Toronto Blues Society | » John’s Blues Picks

John’s Blues Picks is the monthly album review column originally launched by the late Toronto-based blues historian and broadcaster, John Valenteyn. Submission can be sent to the TBS office for consideration and will be circulated to a pool of journalists and others for review in the monthly Maple Blues newsletter and placed at the Spotify playlist.

March 2023 – Justin Saladino Band

Four releases into their musical career, you might expect it would be easy to plot the band’s progress since their ’16, 5-track release, No Worries. You’d be wrong. The Justin Saladino Band revealed a mature grasp of their talents right out of the gates and, while live records can often uncover a band’s greatest strengths or limitations – 2020’s JSB Live quickly registered this ‘young band’ as every bit as musically astute and seasoned as road warriors twice their age.

March 2023 – Denis Parker

You might first be taken aback by anyone releasing a double album in these fractured times. However, after sitting down to listen to one of the best folk-blues releases in a long time, one can only conclude that each record’s approach belongs under one roof. Too few people are aware of Denis Parker and his 60 years of blues.

February 2023 – Joe Louis Walker

Blues Hall of Famer and winner of multiple blues awards, Joe Louis Walker treats us to a new offering in Weight of the World. Sometimes serene, often rambunctious, the album highlights Walker’s mastery and versatility as a singer, guitarist and composer.


January 2023 – Chris Antonik

Chris Antonik started his career as a much in demand side player which grew into his own recording and touring projects, the latest of which is Morningstar (His fourth studio album). A riotous and often genre spanning collection of co-writes, Morningstar stretches the boundaries of the blues, exploring the limits of Chris’ style and creating a compelling sonic landscape.



January 2023 – Steve Hill

After a quarter of a century in the recording industry, there’s very little that Steve Hill hasn’t already done. He started out working the club circuit in his native Montreal, building his brand in a succession of bands, before launching an impressive series of recordings and tours as a one man band that saw him constantly expand his repertoire by adding more and more to the music without expanding the band beyond himself.


January 2023 – Michael Kaeshammer

Over the course of a prolific recording career now spanning 26 years and 13 albums, Vancouver Island-based Michael Kaeshammer has blossomed into a truly multi-faceted artist. The Juno Award winner is a talented singer/songwriter, a virtuoso piano player, a bandleader, and an engaging performer who is now in-demand for theatre concerts across the country.



December 2022 – Jake Chisholm

Jake Chisholm  Hands Held High Electro-Fi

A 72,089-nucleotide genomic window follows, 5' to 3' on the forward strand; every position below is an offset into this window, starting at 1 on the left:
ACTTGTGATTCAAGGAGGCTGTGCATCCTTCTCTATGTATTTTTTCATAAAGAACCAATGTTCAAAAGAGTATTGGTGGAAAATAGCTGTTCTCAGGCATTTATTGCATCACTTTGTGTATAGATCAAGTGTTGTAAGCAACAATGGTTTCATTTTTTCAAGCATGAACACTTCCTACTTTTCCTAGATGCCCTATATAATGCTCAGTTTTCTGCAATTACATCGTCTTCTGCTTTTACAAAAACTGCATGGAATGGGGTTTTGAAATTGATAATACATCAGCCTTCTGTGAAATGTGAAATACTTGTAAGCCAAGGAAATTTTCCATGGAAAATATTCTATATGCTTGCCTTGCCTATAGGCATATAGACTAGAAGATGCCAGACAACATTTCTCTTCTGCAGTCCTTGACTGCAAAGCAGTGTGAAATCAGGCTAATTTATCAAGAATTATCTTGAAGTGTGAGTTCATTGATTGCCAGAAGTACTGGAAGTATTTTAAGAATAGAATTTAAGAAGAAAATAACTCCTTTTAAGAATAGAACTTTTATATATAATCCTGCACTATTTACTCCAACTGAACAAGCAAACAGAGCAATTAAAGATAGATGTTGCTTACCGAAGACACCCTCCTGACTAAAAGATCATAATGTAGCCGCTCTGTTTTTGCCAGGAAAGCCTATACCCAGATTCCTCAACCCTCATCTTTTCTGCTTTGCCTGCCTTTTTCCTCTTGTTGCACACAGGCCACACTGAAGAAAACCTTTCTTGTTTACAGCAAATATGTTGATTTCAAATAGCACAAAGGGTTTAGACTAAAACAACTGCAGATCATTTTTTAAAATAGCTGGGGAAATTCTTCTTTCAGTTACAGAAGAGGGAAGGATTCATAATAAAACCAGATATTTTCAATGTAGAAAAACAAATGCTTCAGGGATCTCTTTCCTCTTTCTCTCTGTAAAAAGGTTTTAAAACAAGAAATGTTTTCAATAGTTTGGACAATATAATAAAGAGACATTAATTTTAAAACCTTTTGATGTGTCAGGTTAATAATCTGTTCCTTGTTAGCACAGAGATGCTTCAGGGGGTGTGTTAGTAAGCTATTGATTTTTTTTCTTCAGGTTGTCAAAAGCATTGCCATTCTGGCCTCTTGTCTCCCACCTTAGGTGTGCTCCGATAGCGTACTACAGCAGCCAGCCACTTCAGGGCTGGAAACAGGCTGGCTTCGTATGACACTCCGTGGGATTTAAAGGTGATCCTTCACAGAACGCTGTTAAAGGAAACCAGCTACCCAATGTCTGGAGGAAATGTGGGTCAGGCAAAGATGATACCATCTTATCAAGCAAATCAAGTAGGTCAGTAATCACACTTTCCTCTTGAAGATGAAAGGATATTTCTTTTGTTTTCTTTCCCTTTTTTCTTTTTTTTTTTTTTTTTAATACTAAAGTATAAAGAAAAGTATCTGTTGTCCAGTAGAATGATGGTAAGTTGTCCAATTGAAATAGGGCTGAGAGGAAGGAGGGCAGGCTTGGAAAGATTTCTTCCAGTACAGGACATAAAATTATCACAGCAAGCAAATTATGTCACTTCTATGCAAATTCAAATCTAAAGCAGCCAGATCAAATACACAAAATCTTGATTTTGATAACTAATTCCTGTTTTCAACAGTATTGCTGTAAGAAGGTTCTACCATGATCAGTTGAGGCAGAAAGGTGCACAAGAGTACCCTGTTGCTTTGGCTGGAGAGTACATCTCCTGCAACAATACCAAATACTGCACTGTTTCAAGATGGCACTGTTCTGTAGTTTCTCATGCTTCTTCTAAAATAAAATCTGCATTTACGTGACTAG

I’m not sure which is the bigger surprise – the fact that this Jake Chisholm is the same front man from Jake & The Blue Midnights or that this release is one of the latest from deeply-respected blues label, Electro-Fi Records. Impresario Andrew Galloway’s label has long specialized in traditional, post-war blues but – as the t-shirt reads: “with a foot in the future.” Hence, Galloway’s own vast musical interests are coming to the surface as he adds newfound success stories like Harrison Kennedy and Blackburn to his esteemed catalogue. In other words, Chisholm’s progressive release is a good fit. Likewise, Chisholm has undergone a personal renaissance, moving from horn-fueled swing crooner to bona fide soul-rocker on a mission.

November 2022 -Layla Zoe

Layla Zoe’s fourteenth album, The World Could Change, is one of contrasts, showcasing her sweeping range in both vocal expression and lyrical themes. Born in Victoria, the Canadian artist has won and been nominated for a slew of awards in North America and Europe, including Best Vocalist at the 2016 European Blues Awards.

October 2022 – Miss Emily

In a world where mass media tend to generalize everything, it is easy for an individual to be defined by one facet of their life. In many cases, they can be associated to something they would never want to be defined by, like their career choice, their appearance or an action they most regret.

October 2022 – Spencer Mackenzie 

“Preach to My Soul”, Spencer Mackenzie’s third album, marks a giant step in the still young (22) musician’s career.  Coming four years after his much praised “Cold November” album (released when he was just 18 years old) Spencer’s songwriting, vocals and guitar playing all display continued growth and maturity – which has led to the creation of an album that can stand with the best of contemporary blues releases.


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The Toronto Blues Society acknowledges the annual support of the Ontario Arts Council, the City of Toronto through the Toronto Arts Council and the Department of Canadian Heritage, and project support from FACTOR< and the Government of Canada through the Department of Canadian Heritage (Canada Music Fund) and of Canada’s Private Broadcasters, The Canada Council for the Arts, the SOCAN Foundation, SOCAN, the Ontario Media Development Corporation, and the Ontario Ministry of Tourism, Culture and Sport.

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